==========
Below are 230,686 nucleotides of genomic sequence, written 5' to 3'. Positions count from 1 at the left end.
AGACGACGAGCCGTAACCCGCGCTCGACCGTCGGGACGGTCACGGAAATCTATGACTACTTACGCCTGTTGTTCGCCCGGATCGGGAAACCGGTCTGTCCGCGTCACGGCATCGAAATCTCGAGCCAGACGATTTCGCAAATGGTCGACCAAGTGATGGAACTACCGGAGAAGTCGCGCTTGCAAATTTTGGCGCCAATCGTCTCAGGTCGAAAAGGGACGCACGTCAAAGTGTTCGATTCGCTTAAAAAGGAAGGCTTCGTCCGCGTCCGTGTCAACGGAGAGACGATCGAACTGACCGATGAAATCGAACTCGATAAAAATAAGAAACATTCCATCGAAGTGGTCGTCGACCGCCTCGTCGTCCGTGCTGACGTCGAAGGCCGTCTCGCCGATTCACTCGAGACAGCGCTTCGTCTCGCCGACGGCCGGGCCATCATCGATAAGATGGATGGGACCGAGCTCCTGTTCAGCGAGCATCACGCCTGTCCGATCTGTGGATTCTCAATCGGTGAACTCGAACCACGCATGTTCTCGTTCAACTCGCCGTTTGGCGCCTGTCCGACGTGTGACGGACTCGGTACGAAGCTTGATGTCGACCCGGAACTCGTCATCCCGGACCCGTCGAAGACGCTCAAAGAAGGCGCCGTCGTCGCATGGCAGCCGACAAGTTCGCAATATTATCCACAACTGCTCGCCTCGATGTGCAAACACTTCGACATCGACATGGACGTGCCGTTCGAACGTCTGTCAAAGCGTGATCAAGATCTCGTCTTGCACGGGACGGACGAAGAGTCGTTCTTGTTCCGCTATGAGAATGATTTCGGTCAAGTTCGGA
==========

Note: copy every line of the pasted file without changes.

Below are 230,686 nucleotides of genomic sequence, written 5' to 3'. Positions count from 1 at the left end.
AGACGACGAGCCGTAACCCGCGCTCGACCGTCGGGACGGTCACGGAAATCTATGACTACTTACGCCTGTTGTTCGCCCGGATCGGGAAACCGGTCTGTCCGCGTCACGGCATCGAAATCTCGAGCCAGACGATTTCGCAAATGGTCGACCAAGTGATGGAACTACCGGAGAAGTCGCGCTTGCAAATTTTGGCGCCAATCGTCTCAGGTCGAAAAGGGACGCACGTCAAAGTGTTCGATTCGCTTAAAAAGGAAGGCTTCGTCCGCGTCCGTGTCAACGGAGAGACGATCGAACTGACCGATGAAATCGAACTCGATAAAAATAAGAAACATTCCATCGAAGTGGTCGTCGACCGCCTCGTCGTCCGTGCTGACGTCGAAGGCCGTCTCGCCGATTCACTCGAGACAGCGCTTCGTCTCGCCGACGGCCGGGCCATCATCGATAAGATGGATGGGACCGAGCTCCTGTTCAGCGAGCATCACGCCTGTCCGATCTGTGGATTCTCAATCGGTGAACTCGAACCACGCATGTTCTCGTTCAACTCGCCGTTTGGCGCCTGTCCGACGTGTGACGGACTCGGTACGAAGCTTGATGTCGACCCGGAACTCGTCATCCCGGACCCGTCGAAGACGCTCAAAGAAGGCGCCGTCGTCGCATGGCAGCCGACAAGTTCGCAATATTATCCACAACTGCTCGCCTCGATGTGCAAACACTTCGACATCGACATGGACGTGCCGTTCGAACGTCTGTCAAAGCGTGATCAAGATCTCGTCTTGCACGGGACGGACGAAGAGTCGTTCTTGTTCCGCTATGAGAATGATTTCGGTCAAGTTCGGA